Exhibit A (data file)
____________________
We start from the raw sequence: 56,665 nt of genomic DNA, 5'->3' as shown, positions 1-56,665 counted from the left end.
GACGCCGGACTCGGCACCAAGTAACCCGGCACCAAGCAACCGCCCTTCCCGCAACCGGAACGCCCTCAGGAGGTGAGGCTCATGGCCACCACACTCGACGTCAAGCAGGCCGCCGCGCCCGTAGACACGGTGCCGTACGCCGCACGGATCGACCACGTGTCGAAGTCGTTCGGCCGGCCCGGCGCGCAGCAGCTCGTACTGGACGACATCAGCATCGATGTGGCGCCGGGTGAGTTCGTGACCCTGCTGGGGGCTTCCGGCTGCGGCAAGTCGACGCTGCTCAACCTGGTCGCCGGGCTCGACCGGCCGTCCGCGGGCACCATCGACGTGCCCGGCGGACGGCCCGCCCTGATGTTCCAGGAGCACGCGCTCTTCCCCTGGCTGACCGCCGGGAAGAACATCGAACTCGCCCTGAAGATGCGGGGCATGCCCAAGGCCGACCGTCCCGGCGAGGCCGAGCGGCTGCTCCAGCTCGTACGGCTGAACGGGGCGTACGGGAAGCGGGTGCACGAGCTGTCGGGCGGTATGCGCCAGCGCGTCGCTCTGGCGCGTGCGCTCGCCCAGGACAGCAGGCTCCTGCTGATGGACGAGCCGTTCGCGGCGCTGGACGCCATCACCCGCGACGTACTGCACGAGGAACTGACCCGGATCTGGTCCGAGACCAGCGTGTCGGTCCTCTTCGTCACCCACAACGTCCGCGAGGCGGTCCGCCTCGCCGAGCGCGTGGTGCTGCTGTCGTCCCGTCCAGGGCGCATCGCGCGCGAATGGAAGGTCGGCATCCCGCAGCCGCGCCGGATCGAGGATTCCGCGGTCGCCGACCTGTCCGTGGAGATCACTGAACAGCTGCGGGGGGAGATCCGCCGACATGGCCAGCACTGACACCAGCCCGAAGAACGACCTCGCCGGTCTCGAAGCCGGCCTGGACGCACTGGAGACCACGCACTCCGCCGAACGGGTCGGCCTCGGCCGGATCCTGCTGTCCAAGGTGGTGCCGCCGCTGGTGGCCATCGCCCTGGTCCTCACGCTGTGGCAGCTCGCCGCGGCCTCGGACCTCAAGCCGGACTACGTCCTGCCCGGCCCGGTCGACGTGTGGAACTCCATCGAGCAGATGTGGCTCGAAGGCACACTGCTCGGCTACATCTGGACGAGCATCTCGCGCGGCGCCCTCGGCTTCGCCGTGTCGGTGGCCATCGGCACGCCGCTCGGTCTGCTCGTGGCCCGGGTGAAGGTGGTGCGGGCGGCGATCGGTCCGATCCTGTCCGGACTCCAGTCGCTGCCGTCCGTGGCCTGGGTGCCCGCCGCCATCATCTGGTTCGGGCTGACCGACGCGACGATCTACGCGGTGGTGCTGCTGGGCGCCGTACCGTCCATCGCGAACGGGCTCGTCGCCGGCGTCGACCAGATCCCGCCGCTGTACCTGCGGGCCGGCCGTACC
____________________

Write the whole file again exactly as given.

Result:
We start from the raw sequence: 56,665 nt of genomic DNA, 5'->3' as shown, positions 1-56,665 counted from the left end.
GACGCCGGACTCGGCACCAAGTAACCCGGCACCAAGCAACCGCCCTTCCCGCAACCGGAACGCCCTCAGGAGGTGAGGCTCATGGCCACCACACTCGACGTCAAGCAGGCCGCCGCGCCCGTAGACACGGTGCCGTACGCCGCACGGATCGACCACGTGTCGAAGTCGTTCGGCCGGCCCGGCGCGCAGCAGCTCGTACTGGACGACATCAGCATCGATGTGGCGCCGGGTGAGTTCGTGACCCTGCTGGGGGCTTCCGGCTGCGGCAAGTCGACGCTGCTCAACCTGGTCGCCGGGCTCGACCGGCCGTCCGCGGGCACCATCGACGTGCCCGGCGGACGGCCCGCCCTGATGTTCCAGGAGCACGCGCTCTTCCCCTGGCTGACCGCCGGGAAGAACATCGAACTCGCCCTGAAGATGCGGGGCATGCCCAAGGCCGACCGTCCCGGCGAGGCCGAGCGGCTGCTCCAGCTCGTACGGCTGAACGGGGCGTACGGGAAGCGGGTGCACGAGCTGTCGGGCGGTATGCGCCAGCGCGTCGCTCTGGCGCGTGCGCTCGCCCAGGACAGCAGGCTCCTGCTGATGGACGAGCCGTTCGCGGCGCTGGACGCCATCACCCGCGACGTACTGCACGAGGAACTGACCCGGATCTGGTCCGAGACCAGCGTGTCGGTCCTCTTCGTCACCCACAACGTCCGCGAGGCGGTCCGCCTCGCCGAGCGCGTGGTGCTGCTGTCGTCCCGTCCAGGGCGCATCGCGCGCGAATGGAAGGTCGGCATCCCGCAGCCGCGCCGGATCGAGGATTCCGCGGTCGCCGACCTGTCCGTGGAGATCACTGAACAGCTGCGGGGGGAGATCCGCCGACATGGCCAGCACTGACACCAGCCCGAAGAACGACCTCGCCGGTCTCGAAGCCGGCCTGGACGCACTGGAGACCACGCACTCCGCCGAACGGGTCGGCCTCGGCCGGATCCTGCTGTCCAAGGTGGTGCCGCCGCTGGTGGCCATCGCCCTGGTCCTCACGCTGTGGCAGCTCGCCGCGGCCTCGGACCTCAAGCCGGACTACGTCCTGCCCGGCCCGGTCGACGTGTGGAACTCCATCGAGCAGATGTGGCTCGAAGGCACACTGCTCGGCTACATCTGGACGAGCATCTCGCGCGGCGCCCTCGGCTTCGCCGTGTCGGTGGCCATCGGCACGCCGCTCGGTCTGCTCGTGGCCCGGGTGAAGGTGGTGCGGGCGGCGATCGGTCCGATCCTGTCCGGACTCCAGTCGCTGCCGTCCGTGGCCTGGGTGCCCGCCGCCATCATCTGGTTCGGGCTGACCGACGCGACGATCTACGCGGTGGTGCTGCTGGGCGCCGTACCGTCCATCGCGAACGGGCTCGTCGCCGGCGTCGACCAGATCCCGCCGCTGTACCTGCGGGCCGGCCGTACC